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Indian Pass Wilderness


View up a wash in the Indian Pass Wilderness Area
Indian Pass Wilderness

Location: Imperial County; 50 miles east of Brawley, California (Note: Boundary set backs from roads or trails are 30 to 300 feet)

Indian Pass locationArea Description: 32,419 acres. The Indian Pass Wilderness is a distinctive part of the Chocolate Mountains, a range which extends from south central Riverside County to the Colorado River near Yuma, Arizona. Quartz peak is the highest point in the wilderness capped at 2,200 feet. Jagged peaks and spires are sliced by mazes of twisting canyons which carry water from occasional desert cloudbursts into several tree-lined washes. One of these washes passes through the heart of the wilderness area, giving rise to the region's local name, "Julian Wash country." The area's proximity to the Colorado River and the Arizona Desert contribute to the presence of wildlife species not commonly found in the California Desert. The Colorado River toad, Great Plains toad and tree lizard, while common in other states, are rarely seen in California. Burros and mule deer make their home over the entire area, and the rugged mountains provide ideal habitat for the desert bighorn sheep.

Getting There: Access this wilderness from Ogilby Road (S-34), which runs north-south between Interstate 8 and State Highway 78. Indian Pass Road runs from Ogilby Road to the Picacho State Recreation Area. The wilderness lies along the north side of the road to the State Park boundary approximately 6 miles from the head of Gavilan Wash.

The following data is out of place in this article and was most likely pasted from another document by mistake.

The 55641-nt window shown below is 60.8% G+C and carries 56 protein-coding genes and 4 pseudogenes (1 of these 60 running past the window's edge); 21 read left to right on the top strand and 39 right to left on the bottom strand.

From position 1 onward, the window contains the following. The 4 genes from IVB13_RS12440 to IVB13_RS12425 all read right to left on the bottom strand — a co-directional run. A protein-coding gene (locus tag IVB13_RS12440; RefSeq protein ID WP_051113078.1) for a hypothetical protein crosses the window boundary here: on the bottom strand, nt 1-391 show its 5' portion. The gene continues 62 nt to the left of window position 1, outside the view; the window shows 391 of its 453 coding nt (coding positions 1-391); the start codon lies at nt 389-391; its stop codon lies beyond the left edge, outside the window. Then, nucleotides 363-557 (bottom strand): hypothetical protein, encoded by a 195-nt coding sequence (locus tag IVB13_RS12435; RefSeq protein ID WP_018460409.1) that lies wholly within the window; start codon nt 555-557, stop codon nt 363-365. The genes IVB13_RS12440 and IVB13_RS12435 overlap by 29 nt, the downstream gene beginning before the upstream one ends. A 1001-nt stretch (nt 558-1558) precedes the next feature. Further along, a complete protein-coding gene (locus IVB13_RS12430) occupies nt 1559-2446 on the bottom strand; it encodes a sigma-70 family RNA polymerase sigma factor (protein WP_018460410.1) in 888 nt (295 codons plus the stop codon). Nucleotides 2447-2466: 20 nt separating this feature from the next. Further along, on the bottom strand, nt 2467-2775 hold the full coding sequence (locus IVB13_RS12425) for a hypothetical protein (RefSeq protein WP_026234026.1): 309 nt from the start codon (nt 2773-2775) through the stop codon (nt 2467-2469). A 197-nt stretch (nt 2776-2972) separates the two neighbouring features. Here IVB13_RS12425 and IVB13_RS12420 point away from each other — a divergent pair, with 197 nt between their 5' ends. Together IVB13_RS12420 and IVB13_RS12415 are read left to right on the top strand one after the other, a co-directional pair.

Nonfederal Lands: Private lands may lie within the wilderness area. Please respect the owner and do not use these lands without permission.

Additional Information: Signs indicating "Wilderness" and "Closed Road" or "Closed Route" are placed at various intervals. Vehicles can be parked outside the wilderness boundary; however, the boundary is set back 30 feet from unmaintained dirt roads and 300 feet on paved roads.

Mechanized or motorized vehicles are NOT PERMITTED in a wilderness

Hunting, fishing, and non-commercial trapping are allowed under state and local laws.

Pet are allowed, but please keep your pets under control at all times.

Horses are permitted, however you may be required to carry feed.

Removal, disturbance, or attempting to remove archaelogical materials is a felony. Selling, receiving, purchasing, transporting, exchanging or offering to do so is prohibited by law.

CAMPING: Camping is permitted, limited to 14 days. After 14 days, campers must relocate at least 25 miles from previous site.

Help BLM preserve California's fragile deserts. Please park your vehicle or set up camp in previously disturbed sites.

Gathering wood for campfires, when permitted, is limited to dead and down materials. Do not cut live vegetation.

The BLM encourages all desert recreationists and travelers exploring public lands, not only within southern California but through the west, to use propylene glycol based antifreeze/coolant in their touring and recreation vehicles. Proven safer, it will have minimal impacts on the wildlife and the environment should a leak occur.


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Bureau of Land Management
El Centro Field Office
1661 S. 4th Street
El Centro CA 92243
Phone: (760) 337-4400
Fax: (760) 337-4490
Office Hours: 8:00 a.m. - 4:30 p.m., M-F
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